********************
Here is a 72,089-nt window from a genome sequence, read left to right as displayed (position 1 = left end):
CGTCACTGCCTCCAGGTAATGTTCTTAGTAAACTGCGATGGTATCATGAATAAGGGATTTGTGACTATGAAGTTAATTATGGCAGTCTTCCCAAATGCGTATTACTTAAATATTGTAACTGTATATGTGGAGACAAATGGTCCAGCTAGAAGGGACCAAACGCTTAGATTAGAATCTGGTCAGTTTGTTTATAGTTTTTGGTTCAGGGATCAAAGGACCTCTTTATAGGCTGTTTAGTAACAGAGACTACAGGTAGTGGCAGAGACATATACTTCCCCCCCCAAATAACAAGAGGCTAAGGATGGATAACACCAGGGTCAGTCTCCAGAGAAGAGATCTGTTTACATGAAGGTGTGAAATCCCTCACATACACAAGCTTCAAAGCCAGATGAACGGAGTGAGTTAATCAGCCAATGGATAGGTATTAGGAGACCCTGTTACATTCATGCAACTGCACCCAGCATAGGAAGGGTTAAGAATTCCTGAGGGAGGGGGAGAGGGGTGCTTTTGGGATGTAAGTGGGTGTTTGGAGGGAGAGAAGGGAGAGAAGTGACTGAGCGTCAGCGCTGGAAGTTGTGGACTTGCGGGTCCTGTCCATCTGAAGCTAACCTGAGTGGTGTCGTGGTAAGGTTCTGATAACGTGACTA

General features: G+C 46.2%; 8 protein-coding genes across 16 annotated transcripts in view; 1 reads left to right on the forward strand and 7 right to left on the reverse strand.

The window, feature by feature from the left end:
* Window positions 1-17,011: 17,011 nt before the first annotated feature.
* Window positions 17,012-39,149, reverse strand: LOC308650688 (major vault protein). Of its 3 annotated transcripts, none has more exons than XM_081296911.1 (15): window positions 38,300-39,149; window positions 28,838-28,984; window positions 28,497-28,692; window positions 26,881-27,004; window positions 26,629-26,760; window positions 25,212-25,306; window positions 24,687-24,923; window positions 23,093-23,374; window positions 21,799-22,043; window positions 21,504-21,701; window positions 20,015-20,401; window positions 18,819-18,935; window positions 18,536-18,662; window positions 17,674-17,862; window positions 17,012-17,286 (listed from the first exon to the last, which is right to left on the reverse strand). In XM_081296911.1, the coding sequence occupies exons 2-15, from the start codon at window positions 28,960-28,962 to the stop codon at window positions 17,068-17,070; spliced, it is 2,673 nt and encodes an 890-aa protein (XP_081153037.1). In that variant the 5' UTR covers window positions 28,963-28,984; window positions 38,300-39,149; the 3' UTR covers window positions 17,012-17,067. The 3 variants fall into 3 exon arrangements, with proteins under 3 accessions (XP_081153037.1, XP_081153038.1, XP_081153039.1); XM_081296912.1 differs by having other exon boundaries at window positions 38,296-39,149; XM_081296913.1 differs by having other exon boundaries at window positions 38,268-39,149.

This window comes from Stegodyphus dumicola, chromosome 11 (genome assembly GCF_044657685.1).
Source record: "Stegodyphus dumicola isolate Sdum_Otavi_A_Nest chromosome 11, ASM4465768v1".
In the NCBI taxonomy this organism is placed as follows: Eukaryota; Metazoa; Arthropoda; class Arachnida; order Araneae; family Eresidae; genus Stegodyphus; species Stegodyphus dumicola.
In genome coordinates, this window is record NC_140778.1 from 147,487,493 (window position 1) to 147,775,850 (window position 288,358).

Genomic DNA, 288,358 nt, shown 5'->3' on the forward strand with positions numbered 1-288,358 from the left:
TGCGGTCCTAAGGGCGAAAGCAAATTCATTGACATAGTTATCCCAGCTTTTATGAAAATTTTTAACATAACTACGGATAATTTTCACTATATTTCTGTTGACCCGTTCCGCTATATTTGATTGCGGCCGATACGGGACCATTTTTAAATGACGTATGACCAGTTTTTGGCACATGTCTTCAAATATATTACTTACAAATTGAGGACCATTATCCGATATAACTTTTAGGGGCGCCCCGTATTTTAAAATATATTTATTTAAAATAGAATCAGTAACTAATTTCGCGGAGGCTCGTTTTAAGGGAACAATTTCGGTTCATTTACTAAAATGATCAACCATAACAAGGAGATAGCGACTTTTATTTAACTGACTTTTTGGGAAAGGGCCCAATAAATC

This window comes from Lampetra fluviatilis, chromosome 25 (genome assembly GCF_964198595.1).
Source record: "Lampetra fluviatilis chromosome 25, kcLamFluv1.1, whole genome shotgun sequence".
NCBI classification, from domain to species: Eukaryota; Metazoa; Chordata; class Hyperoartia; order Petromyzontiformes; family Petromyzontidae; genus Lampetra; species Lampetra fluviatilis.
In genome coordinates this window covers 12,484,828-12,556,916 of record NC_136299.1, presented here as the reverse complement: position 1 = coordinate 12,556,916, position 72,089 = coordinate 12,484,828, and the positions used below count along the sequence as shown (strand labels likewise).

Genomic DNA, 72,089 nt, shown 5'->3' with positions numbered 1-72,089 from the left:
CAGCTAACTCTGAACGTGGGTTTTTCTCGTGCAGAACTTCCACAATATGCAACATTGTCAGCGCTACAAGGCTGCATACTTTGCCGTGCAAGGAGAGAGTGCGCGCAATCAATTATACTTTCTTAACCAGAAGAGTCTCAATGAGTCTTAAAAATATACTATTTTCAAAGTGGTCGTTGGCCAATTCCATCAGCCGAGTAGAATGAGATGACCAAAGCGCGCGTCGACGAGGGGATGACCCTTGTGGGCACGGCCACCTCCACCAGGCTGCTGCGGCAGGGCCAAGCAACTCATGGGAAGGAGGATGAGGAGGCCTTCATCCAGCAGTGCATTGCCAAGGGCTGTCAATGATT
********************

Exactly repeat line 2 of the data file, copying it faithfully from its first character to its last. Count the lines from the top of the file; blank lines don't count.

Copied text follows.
CGTCACTGCCTCCAGGTAATGTTCTTAGTAAACTGCGATGGTATCATGAATAAGGGATTTGTGACTATGAAGTTAATTATGGCAGTCTTCCCAAATGCGTATTACTTAAATATTGTAACTGTATATGTGGAGACAAATGGTCCAGCTAGAAGGGACCAAACGCTTAGATTAGAATCTGGTCAGTTTGTTTATAGTTTTTGGTTCAGGGATCAAAGGACCTCTTTATAGGCTGTTTAGTAACAGAGACTACAGGTAGTGGCAGAGACATATACTTCCCCCCCCAAATAACAAGAGGCTAAGGATGGATAACACCAGGGTCAGTCTCCAGAGAAGAGATCTGTTTACATGAAGGTGTGAAATCCCTCACATACACAAGCTTCAAAGCCAGATGAACGGAGTGAGTTAATCAGCCAATGGATAGGTATTAGGAGACCCTGTTACATTCATGCAACTGCACCCAGCATAGGAAGGGTTAAGAATTCCTGAGGGAGGGGGAGAGGGGTGCTTTTGGGATGTAAGTGGGTGTTTGGAGGGAGAGAAGGGAGAGAAGTGACTGAGCGTCAGCGCTGGAAGTTGTGGACTTGCGGGTCCTGTCCATCTGAAGCTAACCTGAGTGGTGTCGTGGTAAGGTTCTGATAACGTGACTA